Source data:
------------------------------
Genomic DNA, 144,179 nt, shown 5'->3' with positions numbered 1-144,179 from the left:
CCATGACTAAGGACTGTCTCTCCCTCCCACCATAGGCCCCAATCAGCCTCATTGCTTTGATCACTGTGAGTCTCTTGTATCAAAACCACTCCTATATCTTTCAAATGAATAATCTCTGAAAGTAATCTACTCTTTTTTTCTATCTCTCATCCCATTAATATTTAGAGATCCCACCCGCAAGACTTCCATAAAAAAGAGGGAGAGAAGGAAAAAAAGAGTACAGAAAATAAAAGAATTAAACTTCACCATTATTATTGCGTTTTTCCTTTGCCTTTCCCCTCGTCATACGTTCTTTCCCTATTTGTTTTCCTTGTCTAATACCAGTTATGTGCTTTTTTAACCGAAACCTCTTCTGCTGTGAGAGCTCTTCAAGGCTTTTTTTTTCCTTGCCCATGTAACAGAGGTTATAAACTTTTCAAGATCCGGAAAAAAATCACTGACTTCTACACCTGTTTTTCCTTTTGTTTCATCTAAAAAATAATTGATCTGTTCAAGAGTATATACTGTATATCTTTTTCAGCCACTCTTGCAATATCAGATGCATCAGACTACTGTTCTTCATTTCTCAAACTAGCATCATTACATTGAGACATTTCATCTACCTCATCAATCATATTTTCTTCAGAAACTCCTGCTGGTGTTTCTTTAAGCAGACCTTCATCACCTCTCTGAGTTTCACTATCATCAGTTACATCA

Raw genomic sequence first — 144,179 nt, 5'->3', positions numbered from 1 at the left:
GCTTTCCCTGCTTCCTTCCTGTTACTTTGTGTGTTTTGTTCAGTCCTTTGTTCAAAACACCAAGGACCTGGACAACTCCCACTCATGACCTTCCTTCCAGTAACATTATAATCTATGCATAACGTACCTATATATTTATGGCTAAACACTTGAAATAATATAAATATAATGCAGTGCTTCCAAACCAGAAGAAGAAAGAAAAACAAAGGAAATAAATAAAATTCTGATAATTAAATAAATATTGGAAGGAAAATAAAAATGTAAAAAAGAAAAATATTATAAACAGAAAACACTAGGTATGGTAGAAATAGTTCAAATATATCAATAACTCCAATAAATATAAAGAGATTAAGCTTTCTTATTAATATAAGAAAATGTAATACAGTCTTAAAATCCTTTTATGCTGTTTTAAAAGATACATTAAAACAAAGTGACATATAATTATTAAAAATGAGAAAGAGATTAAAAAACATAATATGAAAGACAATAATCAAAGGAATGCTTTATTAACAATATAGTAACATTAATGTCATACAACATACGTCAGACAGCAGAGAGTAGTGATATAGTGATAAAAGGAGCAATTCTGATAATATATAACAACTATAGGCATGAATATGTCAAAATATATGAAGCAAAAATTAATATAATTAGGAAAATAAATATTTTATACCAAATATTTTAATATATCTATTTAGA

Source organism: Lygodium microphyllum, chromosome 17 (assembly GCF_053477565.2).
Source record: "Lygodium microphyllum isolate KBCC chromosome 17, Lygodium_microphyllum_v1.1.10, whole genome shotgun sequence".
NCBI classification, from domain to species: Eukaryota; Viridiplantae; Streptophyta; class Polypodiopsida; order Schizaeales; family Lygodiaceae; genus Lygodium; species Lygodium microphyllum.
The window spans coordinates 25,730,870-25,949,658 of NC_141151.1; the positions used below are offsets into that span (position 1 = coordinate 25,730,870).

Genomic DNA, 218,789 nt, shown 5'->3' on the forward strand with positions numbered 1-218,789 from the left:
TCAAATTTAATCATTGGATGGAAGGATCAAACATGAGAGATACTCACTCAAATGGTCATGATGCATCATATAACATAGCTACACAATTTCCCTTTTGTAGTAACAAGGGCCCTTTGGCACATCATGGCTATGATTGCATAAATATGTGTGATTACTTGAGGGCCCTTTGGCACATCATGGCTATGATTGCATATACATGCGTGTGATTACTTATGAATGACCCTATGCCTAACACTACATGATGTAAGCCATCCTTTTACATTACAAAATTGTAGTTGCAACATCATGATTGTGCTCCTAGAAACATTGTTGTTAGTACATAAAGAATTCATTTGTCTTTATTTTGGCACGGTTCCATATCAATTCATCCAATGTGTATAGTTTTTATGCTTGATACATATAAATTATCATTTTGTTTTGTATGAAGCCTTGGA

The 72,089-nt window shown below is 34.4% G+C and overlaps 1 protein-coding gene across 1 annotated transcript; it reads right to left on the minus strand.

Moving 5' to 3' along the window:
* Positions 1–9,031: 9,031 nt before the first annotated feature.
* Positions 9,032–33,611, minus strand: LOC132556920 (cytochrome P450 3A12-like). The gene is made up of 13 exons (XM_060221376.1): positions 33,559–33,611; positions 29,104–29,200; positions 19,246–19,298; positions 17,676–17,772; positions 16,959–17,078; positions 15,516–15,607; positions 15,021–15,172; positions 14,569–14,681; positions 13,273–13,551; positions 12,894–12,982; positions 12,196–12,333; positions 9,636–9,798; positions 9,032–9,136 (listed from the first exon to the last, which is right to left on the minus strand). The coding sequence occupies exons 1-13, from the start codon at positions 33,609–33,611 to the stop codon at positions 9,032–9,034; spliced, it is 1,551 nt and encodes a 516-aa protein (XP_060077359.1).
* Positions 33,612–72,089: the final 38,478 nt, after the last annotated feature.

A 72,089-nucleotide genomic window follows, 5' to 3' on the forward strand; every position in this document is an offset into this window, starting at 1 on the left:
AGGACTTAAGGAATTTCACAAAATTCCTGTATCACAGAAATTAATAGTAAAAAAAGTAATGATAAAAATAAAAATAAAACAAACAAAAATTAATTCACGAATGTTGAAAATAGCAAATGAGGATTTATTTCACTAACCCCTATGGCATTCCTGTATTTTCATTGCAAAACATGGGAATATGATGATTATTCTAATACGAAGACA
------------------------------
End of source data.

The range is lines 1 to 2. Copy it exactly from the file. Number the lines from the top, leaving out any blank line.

Genomic DNA, 144,179 nt, shown 5'->3' with positions numbered 1-144,179 from the left:
CCATGACTAAGGACTGTCTCTCCCTCCCACCATAGGCCCCAATCAGCCTCATTGCTTTGATCACTGTGAGTCTCTTGTATCAAAACCACTCCTATATCTTTCAAATGAATAATCTCTGAAAGTAATCTACTCTTTTTTTCTATCTCTCATCCCATTAATATTTAGAGATCCCACCCGCAAGACTTCCATAAAAAAGAGGGAGAGAAGGAAAAAAAGAGTACAGAAAATAAAAGAATTAAACTTCACCATTATTATTGCGTTTTTCCTTTGCCTTTCCCCTCGTCATACGTTCTTTCCCTATTTGTTTTCCTTGTCTAATACCAGTTATGTGCTTTTTTAACCGAAACCTCTTCTGCTGTGAGAGCTCTTCAAGGCTTTTTTTTTCCTTGCCCATGTAACAGAGGTTATAAACTTTTCAAGATCCGGAAAAAAATCACTGACTTCTACACCTGTTTTTCCTTTTGTTTCATCTAAAAAATAATTGATCTGTTCAAGAGTATATACTGTATATCTTTTTCAGCCACTCTTGCAATATCAGATGCATCAGACTACTGTTCTTCATTTCTCAAACTAGCATCATTACATTGAGACATTTCATCTACCTCATCAATCATATTTTCTTCAGAAACTCCTGCTGGTGTTTCTTTAAGCAGACCTTCATCACCTCTCTGAGTTTCACTATCATCAGTTACATCA